A. In the rest of the world, governments and electricity companies are not opening up their power grids, so growers are unable to return electricity to the grid to create additional income.
Therefore, CHP is used for growers’ own energy consumption in America. The trend in North America is more towards burning other types of fuel, such as wood chips or waste pallets. These cheaper natural resources help growers to reduce their energy bill, and their production is also more environmentally friendly, if the total CO2 balance is considered.

Q. What are the advantages for growers and other players in the sector of introducing CHP into greenhouses and glasshouses?
A. Obviously, an advantage for growers is the reduction of their energy bill. Moreover, they acquire greater social responsibility as growers by using a production method that is more environmentally friendly.
They also become more progressive growers by looking for innovative ways to improve the sector as a whole. Consumers benefit from the fact that the cost price is lower thanks to the energy saving.

Q. What is the attitude of growers in America and Mexico towards this form of production?
A. Not all American growers have embraced CHP, due to the lack of a financial incentive; I see a bigger trend in America towards biofuels, waste fuels and thermal energy.
In the case of Mexican growers, their energy bill is relatively low due to the fact they have better climate conditions, so it is not such a high priority for them. It makes more sense for them to capture the heat during the day and release it during the night.

Q. How do you foresee the future market for your products?
A. As companies get bigger, processes become more complex and people have to be more productive. We at Hoogendoorn are convinced that the future of horticulture involves more automation. Internet will become an important factor in the future, since it takes away the responsibility of having onsite software, which is always more difficult to control than our own web servers. Using the internet also eliminates a lot of hardware problems, because the grower will have less hardware, while we will have more. The hardware that the growers have should become easier, and easier hardware means that we require fewer specialists travelling about to keep the systems running. At Hoogendoorn we always say that an electrician or a general IT technician should be able to plug and play and keep the systems in the greenhouse running.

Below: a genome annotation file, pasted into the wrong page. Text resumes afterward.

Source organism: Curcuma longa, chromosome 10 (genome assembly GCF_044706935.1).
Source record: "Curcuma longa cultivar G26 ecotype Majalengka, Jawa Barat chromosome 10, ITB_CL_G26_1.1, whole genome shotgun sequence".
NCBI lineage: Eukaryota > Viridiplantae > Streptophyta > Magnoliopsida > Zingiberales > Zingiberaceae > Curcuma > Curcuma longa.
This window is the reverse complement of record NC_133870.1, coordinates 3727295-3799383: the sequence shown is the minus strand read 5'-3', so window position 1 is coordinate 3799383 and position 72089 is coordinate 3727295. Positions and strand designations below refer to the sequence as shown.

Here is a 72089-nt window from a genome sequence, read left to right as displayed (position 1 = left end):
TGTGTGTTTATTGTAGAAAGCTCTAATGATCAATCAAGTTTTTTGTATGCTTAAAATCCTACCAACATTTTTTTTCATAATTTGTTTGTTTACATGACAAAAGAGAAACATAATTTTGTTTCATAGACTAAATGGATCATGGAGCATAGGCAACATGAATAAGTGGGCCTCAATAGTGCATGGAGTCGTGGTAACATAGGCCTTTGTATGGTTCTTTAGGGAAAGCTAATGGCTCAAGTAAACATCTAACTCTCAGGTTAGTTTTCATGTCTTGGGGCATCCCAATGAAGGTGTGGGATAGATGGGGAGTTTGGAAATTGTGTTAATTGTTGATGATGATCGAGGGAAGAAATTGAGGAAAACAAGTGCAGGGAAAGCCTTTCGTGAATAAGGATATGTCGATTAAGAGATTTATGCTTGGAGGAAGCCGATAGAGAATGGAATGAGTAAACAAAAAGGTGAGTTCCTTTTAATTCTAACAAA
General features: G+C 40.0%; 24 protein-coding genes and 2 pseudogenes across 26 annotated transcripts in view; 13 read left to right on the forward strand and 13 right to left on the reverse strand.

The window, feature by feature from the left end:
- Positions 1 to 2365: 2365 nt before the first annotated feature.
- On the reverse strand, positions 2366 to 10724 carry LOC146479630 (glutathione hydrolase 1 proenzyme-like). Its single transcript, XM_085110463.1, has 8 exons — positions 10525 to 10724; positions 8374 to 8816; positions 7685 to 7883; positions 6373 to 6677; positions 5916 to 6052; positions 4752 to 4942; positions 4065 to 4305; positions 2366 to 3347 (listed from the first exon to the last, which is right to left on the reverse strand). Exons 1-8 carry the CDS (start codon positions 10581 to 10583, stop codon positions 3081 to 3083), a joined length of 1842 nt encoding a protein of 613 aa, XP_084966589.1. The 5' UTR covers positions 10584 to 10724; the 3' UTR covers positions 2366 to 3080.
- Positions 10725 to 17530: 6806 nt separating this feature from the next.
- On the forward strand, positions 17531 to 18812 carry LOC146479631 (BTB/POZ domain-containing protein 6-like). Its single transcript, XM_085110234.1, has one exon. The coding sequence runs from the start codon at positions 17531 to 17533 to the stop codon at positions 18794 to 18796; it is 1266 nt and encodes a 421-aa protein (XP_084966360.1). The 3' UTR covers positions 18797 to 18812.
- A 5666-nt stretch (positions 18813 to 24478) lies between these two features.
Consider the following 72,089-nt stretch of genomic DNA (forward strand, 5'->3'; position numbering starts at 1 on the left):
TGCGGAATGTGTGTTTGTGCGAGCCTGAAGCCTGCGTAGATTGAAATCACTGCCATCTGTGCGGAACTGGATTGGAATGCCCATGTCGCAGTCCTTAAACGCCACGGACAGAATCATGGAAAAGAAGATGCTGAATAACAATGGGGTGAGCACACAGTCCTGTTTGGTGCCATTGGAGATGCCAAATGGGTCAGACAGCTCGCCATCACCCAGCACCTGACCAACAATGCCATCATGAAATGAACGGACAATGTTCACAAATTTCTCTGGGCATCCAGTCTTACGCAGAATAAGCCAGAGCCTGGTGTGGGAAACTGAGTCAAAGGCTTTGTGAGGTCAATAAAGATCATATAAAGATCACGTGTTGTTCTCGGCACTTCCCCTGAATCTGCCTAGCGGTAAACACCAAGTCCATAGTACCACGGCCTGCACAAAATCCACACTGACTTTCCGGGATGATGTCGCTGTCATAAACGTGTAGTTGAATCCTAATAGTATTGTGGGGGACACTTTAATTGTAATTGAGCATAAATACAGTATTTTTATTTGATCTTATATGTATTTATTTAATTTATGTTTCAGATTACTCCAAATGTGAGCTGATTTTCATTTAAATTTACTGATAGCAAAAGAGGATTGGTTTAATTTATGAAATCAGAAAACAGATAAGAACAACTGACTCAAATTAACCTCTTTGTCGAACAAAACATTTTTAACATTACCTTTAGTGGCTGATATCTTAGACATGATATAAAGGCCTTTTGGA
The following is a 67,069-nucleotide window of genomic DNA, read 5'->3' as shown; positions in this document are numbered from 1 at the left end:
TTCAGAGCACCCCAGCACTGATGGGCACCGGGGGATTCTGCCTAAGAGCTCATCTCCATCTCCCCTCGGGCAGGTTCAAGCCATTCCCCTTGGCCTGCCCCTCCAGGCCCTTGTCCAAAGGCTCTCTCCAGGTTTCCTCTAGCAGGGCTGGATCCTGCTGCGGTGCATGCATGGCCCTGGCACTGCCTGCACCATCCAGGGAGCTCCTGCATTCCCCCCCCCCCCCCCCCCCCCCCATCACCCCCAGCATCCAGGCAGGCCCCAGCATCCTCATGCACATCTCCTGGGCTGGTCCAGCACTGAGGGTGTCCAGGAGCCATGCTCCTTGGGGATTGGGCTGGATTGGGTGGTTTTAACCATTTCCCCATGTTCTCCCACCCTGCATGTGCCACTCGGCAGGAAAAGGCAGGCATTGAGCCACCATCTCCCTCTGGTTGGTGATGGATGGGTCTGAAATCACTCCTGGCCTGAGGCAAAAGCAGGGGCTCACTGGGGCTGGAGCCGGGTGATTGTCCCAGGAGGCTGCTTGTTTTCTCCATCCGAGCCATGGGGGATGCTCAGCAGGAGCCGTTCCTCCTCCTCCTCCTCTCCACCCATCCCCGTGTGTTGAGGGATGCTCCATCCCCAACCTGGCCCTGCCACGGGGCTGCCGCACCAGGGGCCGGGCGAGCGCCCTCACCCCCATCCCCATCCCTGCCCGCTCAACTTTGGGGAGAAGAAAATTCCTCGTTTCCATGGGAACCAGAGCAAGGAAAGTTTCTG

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Products and services supplied by Hoogendoorn America Inc.

Hoogendoorn America is a total solutions provider; together with its partners, the company supplies the entire infrastructure for a greenhouse. Hoogendoorn’s own product line is centred on the iSii climate computers, which automate energy management.

Energy management

The Hoogendoorn iSii climate computer makes it possible to control and monitor the energy services of a glasshouse operation, as well as to register and administer electricity purchases and sales. The Energy Management program ensures optimum coordination of heat and CO2 demand in the greenhouse and the supplies available from the boiler house or CHP installation.

Water management

Irrigation control is essential to crops. Sprinkler irrigation, ebb and flow installations and dripper systems can all be regulated using the Hoogendoorn iSii water management program. Hoogendoorn also has the solution for irrigating plants on movable systems in the greenhouse.

Plant monitoring with Letsgrow i4All

While the climate computer efficiently organises the climate, we still don’t know how the plants actually feel in the greenhouse. This is why Hoogendoorn has developed the i4All. The Letsgrow i4All is a mobile measuring frame, which comes with the following sensors installed: temperature meter, electronic RH and CO2 meter, PAR sensor and Plant Temperature Camera. The sensor measures how the plant is actually feeling in the greenhouse, and with this knowledge the climate in the greenhouse can be fine-tuned. For example, if the plant is stressed due to high temperatures or to high light intensity, the stomata close. When the stomata are closed, it does not make sense to give plants a lot of CO2, because there is no photosynthesis.